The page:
by John Rubino
For most small business people, the ideal life goes pretty much like this: a few years of all-consuming obsession to get set up, followed by a few decades of 12-hour days to build a reputation and client base sufficient to make the business valuable. Then sell out for enough to retire comfortably.
This is easier said than done, of course, since most small businesses fail pretty quickly. But over the past half-century it was common enough to be a realistic goal for generations of American entrepreneurs.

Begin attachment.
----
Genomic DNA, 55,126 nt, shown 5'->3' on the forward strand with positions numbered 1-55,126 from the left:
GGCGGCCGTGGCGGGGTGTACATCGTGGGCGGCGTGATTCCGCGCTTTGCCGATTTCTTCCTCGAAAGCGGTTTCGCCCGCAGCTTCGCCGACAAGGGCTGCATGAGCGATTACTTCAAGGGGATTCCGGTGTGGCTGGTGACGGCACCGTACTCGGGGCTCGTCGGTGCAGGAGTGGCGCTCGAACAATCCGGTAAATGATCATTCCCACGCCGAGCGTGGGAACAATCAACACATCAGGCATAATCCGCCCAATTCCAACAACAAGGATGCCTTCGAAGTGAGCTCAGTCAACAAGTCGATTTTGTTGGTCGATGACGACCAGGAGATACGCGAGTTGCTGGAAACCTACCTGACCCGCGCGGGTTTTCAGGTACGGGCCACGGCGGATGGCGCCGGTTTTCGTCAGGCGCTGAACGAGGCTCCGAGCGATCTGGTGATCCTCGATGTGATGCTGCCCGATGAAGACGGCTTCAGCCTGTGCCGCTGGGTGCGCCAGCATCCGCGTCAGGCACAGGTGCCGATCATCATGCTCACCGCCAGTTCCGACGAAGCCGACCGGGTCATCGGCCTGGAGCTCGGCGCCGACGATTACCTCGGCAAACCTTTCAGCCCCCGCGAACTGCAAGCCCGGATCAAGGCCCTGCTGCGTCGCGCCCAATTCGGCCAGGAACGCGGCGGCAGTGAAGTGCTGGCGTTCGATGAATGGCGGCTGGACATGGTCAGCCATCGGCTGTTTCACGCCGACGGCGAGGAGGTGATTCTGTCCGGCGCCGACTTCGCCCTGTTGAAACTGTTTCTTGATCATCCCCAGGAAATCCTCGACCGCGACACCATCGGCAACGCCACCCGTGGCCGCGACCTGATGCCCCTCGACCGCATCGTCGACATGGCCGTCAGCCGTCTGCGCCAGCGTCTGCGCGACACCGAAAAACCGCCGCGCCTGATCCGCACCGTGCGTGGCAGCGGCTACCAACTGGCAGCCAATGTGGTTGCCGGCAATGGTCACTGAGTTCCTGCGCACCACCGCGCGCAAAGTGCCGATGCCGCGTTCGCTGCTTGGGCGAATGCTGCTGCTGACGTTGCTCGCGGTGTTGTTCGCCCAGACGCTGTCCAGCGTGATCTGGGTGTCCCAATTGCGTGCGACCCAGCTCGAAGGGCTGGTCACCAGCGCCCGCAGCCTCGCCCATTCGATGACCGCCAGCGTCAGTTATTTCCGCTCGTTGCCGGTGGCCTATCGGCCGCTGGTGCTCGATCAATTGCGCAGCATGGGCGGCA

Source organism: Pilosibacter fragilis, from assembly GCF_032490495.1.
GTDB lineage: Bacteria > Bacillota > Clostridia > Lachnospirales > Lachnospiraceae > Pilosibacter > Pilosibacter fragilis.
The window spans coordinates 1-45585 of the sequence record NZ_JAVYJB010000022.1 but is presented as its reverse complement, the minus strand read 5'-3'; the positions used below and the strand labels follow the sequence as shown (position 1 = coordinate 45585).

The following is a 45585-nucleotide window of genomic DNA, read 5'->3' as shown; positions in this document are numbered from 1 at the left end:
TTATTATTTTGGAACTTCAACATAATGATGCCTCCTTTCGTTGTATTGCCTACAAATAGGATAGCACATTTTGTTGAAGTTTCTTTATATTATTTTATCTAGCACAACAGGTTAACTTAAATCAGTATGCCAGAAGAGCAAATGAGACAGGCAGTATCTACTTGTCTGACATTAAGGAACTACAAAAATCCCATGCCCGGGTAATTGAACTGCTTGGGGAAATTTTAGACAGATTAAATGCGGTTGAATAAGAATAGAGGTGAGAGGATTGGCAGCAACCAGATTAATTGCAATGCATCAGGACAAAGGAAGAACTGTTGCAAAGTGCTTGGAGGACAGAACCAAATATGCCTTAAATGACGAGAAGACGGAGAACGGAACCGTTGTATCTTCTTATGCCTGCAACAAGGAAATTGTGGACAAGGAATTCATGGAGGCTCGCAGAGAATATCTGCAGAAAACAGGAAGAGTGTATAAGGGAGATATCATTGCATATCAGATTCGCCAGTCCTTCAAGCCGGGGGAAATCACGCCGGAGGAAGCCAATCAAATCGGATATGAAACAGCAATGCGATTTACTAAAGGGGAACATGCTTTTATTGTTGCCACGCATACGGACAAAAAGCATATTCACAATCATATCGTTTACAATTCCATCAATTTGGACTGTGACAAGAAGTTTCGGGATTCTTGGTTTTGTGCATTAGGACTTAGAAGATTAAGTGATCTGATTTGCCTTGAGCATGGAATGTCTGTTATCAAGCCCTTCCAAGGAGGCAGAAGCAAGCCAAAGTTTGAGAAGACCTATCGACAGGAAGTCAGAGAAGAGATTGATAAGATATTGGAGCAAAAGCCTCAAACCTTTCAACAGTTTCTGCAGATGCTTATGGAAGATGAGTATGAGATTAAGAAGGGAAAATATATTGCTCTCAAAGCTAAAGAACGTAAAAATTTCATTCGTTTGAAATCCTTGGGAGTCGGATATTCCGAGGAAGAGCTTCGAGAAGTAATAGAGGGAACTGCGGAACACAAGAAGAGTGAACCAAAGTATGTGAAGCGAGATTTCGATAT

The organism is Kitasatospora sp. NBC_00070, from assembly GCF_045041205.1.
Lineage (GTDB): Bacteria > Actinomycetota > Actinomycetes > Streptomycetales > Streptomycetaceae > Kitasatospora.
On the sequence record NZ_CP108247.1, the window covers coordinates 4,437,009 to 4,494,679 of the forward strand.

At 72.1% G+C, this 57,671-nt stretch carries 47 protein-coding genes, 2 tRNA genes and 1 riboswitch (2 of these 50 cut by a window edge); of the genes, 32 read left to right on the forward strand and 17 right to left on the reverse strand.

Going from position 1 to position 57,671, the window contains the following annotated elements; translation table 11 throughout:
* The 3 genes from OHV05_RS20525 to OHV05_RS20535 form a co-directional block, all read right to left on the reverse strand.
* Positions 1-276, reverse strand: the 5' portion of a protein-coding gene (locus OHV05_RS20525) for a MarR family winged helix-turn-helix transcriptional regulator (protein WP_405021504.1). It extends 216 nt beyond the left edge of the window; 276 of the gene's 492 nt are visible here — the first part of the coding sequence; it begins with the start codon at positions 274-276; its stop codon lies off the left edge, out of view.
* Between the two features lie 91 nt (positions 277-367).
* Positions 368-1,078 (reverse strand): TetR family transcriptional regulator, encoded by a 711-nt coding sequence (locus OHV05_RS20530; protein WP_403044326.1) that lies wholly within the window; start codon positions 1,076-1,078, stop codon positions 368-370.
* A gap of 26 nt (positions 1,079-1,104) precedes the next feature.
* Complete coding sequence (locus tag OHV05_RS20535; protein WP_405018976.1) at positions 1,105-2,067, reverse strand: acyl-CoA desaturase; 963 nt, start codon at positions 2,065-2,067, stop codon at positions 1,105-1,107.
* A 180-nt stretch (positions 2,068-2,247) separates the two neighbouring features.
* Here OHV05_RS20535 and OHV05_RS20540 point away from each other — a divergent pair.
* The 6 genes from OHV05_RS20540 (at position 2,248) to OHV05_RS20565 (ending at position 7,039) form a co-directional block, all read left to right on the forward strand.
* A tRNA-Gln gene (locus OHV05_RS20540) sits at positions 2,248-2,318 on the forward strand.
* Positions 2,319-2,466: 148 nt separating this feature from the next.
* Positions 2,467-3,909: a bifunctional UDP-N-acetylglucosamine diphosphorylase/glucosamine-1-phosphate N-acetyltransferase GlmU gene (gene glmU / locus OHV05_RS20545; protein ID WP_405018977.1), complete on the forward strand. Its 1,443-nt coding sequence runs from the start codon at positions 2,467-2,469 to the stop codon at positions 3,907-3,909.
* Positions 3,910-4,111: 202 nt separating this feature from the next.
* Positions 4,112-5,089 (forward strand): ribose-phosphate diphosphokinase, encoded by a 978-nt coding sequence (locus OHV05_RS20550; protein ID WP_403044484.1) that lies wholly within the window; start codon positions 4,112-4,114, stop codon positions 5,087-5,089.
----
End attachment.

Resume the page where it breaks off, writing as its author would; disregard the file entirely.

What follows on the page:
Today, not so much. When the pie is shrinking, as it has been since 2008, small businesses begin to cannibalize each others’ customers and niches, making each business less viable. Entrepreneurs find themselves on a treadmill where ever more work produces ever less reward, and the prospect of selling out for enough to retire recedes ever further into the future. Last Thursday’s Wall Street Journal published two long articles illustrating this process. Here’s an excerpt from one of them: